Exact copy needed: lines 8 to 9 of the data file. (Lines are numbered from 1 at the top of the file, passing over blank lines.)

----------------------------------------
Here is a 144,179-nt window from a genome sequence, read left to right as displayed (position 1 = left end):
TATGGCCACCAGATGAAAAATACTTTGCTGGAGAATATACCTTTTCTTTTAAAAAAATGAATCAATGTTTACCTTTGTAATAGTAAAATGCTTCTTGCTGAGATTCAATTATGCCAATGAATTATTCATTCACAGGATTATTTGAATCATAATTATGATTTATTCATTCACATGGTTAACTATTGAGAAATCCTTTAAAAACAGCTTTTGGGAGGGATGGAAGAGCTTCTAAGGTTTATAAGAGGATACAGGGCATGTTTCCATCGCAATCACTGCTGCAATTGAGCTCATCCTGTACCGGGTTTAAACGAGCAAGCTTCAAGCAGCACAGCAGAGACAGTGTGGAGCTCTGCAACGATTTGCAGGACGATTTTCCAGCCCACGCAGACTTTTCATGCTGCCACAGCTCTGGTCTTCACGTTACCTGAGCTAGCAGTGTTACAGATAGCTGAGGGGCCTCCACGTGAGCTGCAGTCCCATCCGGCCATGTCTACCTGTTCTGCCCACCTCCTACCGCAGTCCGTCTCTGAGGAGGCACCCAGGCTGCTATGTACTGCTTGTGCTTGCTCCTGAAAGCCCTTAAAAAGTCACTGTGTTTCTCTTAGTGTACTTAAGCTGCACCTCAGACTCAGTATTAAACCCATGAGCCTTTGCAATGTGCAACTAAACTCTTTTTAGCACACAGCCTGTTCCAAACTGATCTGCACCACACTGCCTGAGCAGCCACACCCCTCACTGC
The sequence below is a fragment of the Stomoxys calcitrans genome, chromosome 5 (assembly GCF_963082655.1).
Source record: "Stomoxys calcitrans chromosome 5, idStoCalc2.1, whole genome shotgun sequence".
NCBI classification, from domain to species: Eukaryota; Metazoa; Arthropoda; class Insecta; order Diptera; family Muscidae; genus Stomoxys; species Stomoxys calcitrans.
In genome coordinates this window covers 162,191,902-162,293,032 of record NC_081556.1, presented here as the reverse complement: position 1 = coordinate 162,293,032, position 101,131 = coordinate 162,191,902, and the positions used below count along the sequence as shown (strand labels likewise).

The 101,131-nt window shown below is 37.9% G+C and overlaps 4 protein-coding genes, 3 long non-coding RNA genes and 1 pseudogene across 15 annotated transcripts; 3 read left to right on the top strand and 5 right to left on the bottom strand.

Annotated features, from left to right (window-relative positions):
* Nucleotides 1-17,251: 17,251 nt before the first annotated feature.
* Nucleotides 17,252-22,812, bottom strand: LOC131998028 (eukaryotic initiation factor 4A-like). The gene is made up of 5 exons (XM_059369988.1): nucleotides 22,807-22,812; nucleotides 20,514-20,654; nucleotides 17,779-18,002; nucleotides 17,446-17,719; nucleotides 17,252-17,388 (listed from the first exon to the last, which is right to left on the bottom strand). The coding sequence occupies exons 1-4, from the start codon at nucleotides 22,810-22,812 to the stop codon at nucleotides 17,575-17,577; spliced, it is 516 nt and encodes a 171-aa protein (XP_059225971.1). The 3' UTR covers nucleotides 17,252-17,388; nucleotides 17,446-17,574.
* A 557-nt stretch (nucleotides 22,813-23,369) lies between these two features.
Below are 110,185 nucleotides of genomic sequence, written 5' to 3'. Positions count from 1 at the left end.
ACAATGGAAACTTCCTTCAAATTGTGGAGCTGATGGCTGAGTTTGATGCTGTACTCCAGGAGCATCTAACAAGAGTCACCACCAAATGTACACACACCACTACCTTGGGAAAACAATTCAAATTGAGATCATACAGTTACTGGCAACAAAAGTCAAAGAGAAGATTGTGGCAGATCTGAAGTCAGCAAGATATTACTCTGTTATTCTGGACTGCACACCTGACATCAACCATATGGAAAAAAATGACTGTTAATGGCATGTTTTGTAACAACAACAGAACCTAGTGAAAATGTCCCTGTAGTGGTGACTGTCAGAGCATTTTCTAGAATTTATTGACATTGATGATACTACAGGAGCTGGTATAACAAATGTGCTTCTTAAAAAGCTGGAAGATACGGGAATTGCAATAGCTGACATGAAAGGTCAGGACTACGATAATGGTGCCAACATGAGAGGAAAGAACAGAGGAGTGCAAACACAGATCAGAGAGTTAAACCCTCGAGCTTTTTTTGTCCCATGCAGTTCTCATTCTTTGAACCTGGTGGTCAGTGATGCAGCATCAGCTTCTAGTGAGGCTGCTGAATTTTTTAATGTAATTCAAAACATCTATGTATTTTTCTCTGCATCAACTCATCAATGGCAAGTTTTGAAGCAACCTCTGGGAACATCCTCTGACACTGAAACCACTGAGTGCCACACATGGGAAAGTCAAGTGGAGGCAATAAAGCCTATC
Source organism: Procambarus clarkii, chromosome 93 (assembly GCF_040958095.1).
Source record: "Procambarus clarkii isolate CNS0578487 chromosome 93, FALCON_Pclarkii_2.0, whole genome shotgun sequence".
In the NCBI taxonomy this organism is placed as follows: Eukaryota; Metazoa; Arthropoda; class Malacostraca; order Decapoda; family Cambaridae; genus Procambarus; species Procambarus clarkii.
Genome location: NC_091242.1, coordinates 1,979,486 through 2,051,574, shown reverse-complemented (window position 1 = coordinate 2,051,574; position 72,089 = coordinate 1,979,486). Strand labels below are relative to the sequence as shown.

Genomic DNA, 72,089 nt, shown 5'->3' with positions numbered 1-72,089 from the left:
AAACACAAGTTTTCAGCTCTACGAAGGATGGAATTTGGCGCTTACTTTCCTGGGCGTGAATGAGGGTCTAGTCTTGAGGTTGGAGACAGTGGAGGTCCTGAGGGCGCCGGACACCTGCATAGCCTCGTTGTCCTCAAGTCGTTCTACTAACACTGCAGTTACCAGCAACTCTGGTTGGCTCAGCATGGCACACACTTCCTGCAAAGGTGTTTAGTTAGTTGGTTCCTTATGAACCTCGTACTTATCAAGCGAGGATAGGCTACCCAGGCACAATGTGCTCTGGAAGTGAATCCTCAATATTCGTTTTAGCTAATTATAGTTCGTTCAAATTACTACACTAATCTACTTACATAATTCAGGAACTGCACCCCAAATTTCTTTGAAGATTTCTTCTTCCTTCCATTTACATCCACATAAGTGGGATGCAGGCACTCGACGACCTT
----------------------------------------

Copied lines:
Annotated features, from left to right (window-relative positions):
* Nucleotides 1-17,251: 17,251 nt before the first annotated feature.